Iraq's divisive premier Nuri al-Maliki dropped his bid to stay in power Thursday, bowing to huge domestic and international pressure as a jihadist-led offensive threatens to tear the country apart.
The two-term premier threw in the towel after an acrimonious political battle and backed his designated successor Haidar al-Abadi, a fellow member of the Shiite party Dawa.
"I announce before you today... the withdrawal of my candidacy in favour of the brother Doctor Haidar al-Abadi," he said in a televised address, with Abadi standing next to him.
His decision was swiftly welcomed by the US and the UN.
"Today, Iraqis took another major step forward in uniting their country," US National Security Advisor Susan Rice said in a statement.
UN Secretary-General Ban Ki-moon said Maliki's withdrawal "will allow the crucial process to form a new government to proceed swiftly and within the time frame provided for in the constitution."
He urged the formation of "an inclusive, broad-based government ready to immediately tackle these pressing issues."
Maliki, 64, turned the page on eight years that saw him rise from the relative anonymity of a former exile who returned in the wake of the 2003 US-led invasion to become a feared and powerful ruler.
Quelling fears a desperate bid to cling to power could worsen what is already Iraq's worst crisis in years, Maliki said he was stepping aside to "facilitate the progress of the political process and the formation of the new government."
He defended his record at the helm but critics say his sectarian policies have alienated and radicalised the Sunni minority, most of whose heartland was overrun by extremist Islamic State fighters facing little or no popular resistance two months ago.
The jihadist group has since declared a "caliphate" straddling Syria and Iraq, hunted down religious minorities, destroyed holy sites, seized the country's largest dam and several oil fields.
The devastating militant advance has also displaced hundreds of thousands of people and posed an immediate existential threat to the world's seventh oil producer by de facto redrawing its borders along ethnic and sectarian lines.
Iraqi forces completely folded when IS forces moved in and while the Kurdish peshmerga initially fared better, the US arms that retreating federal troops left behind made the jihadists a formidable foe.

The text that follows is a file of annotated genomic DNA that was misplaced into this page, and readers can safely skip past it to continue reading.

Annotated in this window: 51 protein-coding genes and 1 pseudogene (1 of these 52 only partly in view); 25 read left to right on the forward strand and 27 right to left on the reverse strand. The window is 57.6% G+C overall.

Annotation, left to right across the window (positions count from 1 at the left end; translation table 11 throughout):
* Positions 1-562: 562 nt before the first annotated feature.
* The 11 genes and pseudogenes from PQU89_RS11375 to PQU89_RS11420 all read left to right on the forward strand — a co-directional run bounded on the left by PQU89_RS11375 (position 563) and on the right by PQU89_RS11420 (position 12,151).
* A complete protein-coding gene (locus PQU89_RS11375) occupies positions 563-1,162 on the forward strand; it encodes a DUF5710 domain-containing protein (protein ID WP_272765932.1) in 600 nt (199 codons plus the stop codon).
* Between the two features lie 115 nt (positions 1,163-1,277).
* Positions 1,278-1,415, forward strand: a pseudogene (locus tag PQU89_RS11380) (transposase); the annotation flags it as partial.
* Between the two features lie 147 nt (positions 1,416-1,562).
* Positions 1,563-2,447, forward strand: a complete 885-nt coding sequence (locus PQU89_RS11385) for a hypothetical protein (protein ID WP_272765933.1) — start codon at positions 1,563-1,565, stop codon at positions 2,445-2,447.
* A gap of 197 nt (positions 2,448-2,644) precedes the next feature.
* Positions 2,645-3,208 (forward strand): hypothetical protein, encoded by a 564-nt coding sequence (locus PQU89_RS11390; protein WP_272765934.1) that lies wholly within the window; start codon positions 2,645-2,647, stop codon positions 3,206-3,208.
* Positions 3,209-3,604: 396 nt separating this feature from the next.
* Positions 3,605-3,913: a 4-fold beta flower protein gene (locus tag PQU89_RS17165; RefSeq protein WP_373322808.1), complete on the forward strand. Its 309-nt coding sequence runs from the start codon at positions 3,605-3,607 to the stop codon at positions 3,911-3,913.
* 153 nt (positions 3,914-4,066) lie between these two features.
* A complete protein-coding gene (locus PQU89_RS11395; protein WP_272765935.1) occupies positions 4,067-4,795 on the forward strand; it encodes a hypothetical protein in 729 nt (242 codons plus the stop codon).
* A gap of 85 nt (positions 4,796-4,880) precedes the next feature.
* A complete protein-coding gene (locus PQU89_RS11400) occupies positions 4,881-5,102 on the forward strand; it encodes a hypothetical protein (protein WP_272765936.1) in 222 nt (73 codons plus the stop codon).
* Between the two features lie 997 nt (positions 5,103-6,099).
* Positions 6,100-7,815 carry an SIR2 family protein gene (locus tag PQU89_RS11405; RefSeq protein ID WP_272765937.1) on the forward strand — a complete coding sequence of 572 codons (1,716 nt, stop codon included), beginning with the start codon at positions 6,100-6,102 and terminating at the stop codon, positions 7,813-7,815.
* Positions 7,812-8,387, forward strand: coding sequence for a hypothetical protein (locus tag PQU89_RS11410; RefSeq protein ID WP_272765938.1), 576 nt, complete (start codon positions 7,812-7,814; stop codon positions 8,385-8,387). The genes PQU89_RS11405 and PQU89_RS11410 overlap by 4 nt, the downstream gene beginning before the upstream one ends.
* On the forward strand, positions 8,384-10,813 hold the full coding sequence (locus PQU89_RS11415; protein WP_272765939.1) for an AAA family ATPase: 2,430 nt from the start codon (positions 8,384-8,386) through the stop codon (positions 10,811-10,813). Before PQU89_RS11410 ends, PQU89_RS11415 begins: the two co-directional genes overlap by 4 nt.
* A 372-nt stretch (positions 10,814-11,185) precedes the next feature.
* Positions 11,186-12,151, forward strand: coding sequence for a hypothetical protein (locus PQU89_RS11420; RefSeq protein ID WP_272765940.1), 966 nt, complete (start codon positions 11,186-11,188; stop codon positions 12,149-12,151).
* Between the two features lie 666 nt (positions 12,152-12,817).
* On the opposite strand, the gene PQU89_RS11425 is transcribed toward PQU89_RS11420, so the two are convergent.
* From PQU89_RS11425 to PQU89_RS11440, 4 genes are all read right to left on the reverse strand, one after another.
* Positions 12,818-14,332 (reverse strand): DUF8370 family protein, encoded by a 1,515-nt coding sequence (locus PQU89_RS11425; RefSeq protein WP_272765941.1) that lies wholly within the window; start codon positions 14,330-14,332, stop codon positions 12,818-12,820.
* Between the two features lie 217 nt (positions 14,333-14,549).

President Barack Obama said a week of US air strikes had broken the siege on a northern mountain where civilians had been hiding from jihadists for more than 10 days.
The ordeal of tens of thousands of people, mostly from the Yazidi minority, was one of the dramatic chapters of the devastating two-month conflict and one of the reasons Obama sent warplanes back over Iraq, three years after pulling his troops out.
"We helped save many innocent lives. Because of these efforts, we do not expect there to be an additional operation to evacuate people off the mountain and it's unlikely we're going to need to continue humanitarian air drops on the mountain," Obama said.
He had warned that a massacre on Mount Sinjar could lead to a genocide against the vulnerable Yazidi minority, whose members are now largely massing into camps in autonomous Kurdistan.
The Pentagon said 4,000 to 5,000 Yazidis remained on the mountain, which they hold to be the final resting place of Noah's Ark, but explained 2,000 "reside there and may not want to leave".
Obama added that the air strikes, first launched on August 8, would go on.
EU ministers were set to convene in Brussels on Friday to seek unanimous approval for the shipment of arms to Iraqi Kurds fighting the Islamic State jihadists.
The unscheduled gathering comes after days of forceful demands by France, whose Foreign Minister Laurent Fabius criticised EU colleagues for remaining on holiday while besieged civilians were being killed in Iraq.
Britain would "favourably consider" arming Kurdish forces in their battle against Islamic State (IS) militants in Iraq, a spokesman for the British prime minister's office said on Thursday.
Thousands of people have poured across a border bridge into camps in Iraq's Kurdish region after trekking through neighbouring Syria to find refuge, most with nothing but the clothes on their backs.
Some women carried exhausted children, weeping as they reached the relative safety of the camps.
The hundreds of thousands of Yazidis, Christians, Turkmen, Shabak and other people who have been displaced in recent weeks have little prospect of returning home any time soon.
Washington has ruled out boots on the ground and the fight-back is being led Kurdish forces who, despite Western arms deliveries, have so far contained IS fighters rather than reclaimed large tracts of territory.
The international community had for weeks stressed that no effective counter-offensive could take place without a cohesive government steering the country.
Obama, the United Nations, Iraq's most revered Shiite cleric and even much of his own parliamentary bloc had made it clear that government could not be headed by Maliki.
Observers had said Maliki had reasons to fear for his life or at least his freedom after relinquishing the premiership and could seek to stay in a position of power as a protection.